Scenes from Autopia
Last week I was riding my bike home from the market with some groceries, when I saw a friend leaving her workplace, which is about a quarter of a mile from her house just up the same street. She walked to the street, got into her SUV, made a U-turn, and drove home a distance of roughly 1,500 feet. The street is not terribly busy, not too steep, and has a sidewalk. Yet, instead of walking or riding a bike, the default mode of transportation for my friend, and for most Americans, is a car. That used to be me, until I discovered how easy, healthy, and fun it could be to get around on my bike.
This begs the question of whether it is really necessary for an able-bodied adult to drive a 3,000-lb SUV to a destination 1,500 feet away. There may be times when it would be necessary to drive that short a distance, perhaps if one had an oversized load, a broken leg, or if weather was really bad and you had small children with you (though some people with small children have gone car-free and loved it, like this family in Portland). But surely we can drive less and be healthier (and happier) for it. Would it really be so hard to substitute one short car trip per week for walking or bicycling? Just one? The sad part is, my friend, like most Americans, probably never thought twice about firing up the SUV for a 1,500-foot trip down the street on a pleasant, sunny morning. It just becomes habit.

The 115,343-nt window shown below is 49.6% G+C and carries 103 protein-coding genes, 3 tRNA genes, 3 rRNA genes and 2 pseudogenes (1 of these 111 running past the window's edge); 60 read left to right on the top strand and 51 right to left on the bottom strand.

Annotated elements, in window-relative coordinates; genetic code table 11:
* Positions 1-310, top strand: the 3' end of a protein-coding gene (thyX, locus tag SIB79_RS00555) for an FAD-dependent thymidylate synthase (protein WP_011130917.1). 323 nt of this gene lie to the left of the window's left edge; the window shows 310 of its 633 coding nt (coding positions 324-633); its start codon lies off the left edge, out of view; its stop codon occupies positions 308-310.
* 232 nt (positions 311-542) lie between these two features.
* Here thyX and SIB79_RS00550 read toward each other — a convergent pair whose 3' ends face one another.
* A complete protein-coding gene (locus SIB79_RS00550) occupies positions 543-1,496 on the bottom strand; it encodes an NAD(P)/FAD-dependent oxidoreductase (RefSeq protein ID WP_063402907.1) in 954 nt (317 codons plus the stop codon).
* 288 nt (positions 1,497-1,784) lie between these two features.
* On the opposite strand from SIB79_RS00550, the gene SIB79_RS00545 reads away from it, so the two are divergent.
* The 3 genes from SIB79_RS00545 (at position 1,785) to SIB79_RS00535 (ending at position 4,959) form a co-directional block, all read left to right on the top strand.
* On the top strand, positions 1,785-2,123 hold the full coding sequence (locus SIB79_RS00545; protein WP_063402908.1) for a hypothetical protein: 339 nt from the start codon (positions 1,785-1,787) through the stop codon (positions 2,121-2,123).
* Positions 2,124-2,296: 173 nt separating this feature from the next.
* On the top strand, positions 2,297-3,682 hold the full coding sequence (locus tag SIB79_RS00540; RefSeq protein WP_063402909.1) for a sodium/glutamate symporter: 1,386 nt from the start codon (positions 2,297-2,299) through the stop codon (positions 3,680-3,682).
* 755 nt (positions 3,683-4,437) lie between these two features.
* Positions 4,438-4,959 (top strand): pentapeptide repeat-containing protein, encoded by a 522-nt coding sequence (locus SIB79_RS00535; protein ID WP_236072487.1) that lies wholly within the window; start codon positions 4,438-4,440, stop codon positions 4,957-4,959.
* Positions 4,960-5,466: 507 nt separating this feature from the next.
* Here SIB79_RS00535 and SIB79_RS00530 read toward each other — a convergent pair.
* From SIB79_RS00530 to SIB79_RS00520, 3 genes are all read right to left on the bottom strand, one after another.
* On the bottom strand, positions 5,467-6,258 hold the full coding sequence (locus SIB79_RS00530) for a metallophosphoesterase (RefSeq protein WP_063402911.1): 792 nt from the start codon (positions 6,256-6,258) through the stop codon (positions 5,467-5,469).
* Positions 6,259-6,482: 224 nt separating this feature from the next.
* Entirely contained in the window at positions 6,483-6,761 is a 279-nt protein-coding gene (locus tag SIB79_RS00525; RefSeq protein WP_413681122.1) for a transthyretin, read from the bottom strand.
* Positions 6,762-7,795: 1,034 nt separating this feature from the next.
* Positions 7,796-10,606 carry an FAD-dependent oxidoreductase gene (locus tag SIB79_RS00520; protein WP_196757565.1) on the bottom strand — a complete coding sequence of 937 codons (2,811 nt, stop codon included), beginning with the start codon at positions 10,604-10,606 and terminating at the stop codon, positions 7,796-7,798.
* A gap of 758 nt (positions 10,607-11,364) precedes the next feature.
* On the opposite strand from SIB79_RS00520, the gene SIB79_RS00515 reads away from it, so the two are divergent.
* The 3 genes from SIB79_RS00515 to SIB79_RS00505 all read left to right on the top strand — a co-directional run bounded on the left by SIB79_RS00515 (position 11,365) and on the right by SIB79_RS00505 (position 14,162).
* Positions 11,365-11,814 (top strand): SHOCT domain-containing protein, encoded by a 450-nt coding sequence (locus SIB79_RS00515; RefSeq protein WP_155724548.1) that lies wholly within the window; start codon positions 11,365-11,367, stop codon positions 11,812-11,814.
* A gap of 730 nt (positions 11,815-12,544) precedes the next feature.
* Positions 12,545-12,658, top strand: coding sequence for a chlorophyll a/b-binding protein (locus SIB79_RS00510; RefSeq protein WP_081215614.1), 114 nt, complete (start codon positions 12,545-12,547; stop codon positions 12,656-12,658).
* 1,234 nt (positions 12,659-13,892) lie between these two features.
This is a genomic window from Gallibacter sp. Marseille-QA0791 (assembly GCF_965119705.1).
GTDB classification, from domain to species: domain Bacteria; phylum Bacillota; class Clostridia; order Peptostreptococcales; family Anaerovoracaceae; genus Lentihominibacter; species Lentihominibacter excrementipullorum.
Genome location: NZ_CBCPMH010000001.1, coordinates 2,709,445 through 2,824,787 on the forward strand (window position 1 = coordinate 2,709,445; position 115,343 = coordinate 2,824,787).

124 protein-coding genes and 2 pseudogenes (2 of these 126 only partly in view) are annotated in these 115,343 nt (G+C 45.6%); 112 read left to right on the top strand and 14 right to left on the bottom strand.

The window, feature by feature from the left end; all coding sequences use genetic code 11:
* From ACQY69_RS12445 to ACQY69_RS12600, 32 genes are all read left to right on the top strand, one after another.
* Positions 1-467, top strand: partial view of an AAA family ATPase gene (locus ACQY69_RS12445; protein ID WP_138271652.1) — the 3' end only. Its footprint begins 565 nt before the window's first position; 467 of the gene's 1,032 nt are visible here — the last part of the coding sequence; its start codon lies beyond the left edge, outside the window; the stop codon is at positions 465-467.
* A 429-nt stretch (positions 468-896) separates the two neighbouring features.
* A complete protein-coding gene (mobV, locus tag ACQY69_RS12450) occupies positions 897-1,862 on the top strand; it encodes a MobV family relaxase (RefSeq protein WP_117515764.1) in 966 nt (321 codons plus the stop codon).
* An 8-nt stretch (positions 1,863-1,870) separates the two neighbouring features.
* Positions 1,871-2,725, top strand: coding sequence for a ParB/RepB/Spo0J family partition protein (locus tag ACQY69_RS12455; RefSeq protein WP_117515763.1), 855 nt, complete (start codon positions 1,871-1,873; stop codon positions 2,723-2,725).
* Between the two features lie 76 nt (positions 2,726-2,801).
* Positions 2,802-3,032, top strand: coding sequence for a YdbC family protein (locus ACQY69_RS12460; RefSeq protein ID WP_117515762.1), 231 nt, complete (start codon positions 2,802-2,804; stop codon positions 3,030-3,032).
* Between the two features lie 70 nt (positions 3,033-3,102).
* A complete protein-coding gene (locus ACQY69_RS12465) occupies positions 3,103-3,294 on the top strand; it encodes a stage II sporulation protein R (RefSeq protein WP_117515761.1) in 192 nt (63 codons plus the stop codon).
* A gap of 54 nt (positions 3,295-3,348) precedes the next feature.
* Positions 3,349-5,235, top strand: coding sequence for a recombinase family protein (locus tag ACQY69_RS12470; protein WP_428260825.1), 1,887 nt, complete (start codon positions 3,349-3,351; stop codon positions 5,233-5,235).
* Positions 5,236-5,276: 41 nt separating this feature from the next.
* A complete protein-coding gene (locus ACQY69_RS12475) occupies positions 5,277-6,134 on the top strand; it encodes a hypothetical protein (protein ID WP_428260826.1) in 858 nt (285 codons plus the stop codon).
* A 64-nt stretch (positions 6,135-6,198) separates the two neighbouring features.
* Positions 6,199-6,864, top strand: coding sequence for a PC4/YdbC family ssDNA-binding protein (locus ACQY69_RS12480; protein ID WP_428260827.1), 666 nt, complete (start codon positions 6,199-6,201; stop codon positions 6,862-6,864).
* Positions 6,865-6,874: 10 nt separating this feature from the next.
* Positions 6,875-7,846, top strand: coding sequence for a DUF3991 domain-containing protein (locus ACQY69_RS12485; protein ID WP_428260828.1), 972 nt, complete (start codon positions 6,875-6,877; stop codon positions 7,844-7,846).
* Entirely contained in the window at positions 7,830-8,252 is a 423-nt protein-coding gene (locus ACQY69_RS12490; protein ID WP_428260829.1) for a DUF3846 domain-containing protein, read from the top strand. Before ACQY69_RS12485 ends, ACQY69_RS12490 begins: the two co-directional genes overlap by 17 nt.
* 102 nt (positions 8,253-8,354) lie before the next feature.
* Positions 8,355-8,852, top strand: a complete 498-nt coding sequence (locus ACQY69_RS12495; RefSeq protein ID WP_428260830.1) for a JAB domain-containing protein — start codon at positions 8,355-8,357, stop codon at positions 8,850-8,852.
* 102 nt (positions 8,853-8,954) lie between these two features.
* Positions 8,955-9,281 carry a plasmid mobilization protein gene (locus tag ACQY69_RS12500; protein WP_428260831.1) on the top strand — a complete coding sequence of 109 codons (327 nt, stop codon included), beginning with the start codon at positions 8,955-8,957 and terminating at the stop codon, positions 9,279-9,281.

In this case, it is not primarily the lack of bike or pedestrian-friendly infrastructure that is the problem, or time (on my bike, I passed her house roughly 15 seconds after she got there in her car). I hate to say this, but a big part of the problem is laziness, mental and physical laziness that our car-culture encourages. Why exert your own energy, when there is plenty of gas to burn and it will do the work for you? And, there’s the wrongheaded assumption that riding a bike or walking is for losers (remember the Missing Persons song “Walking in L.A.”? . . . only a nobody walks in L.A. . . .). But, really, have we become so dependent on cars that we don’t even think twice about driving 1,500-feet rather than walking or bicycling?
And, of course, there’s the traffic and pollution such short trips produce. Our cars spew more pollution and greenhouse gasses in the first three miles when their engines are not warmed up, than they do after. And there’s the lack of exercise we Americans get. Perhaps, like many Americans, my friend pays to go to a gym (doubtless she’ll drive there) and walk on a treadmill or ride a stationary bike. Paying money and burning gas to go nowhere and get the exercise our driving deprives us of.
Now, I’m not advocating that everyone give up cars completely (I haven’t). There are times they may be necessary, especially in many suburban neighborhoods where distances are great, but it is time to recognize the physical, economic, and environmental costs of our driving habit, and rediscover the healthy, economical alternatives of walking and bicycling for some of our short trips.
Take the step. Leave your car at home for one short trip per week–just one. It makes a world of difference.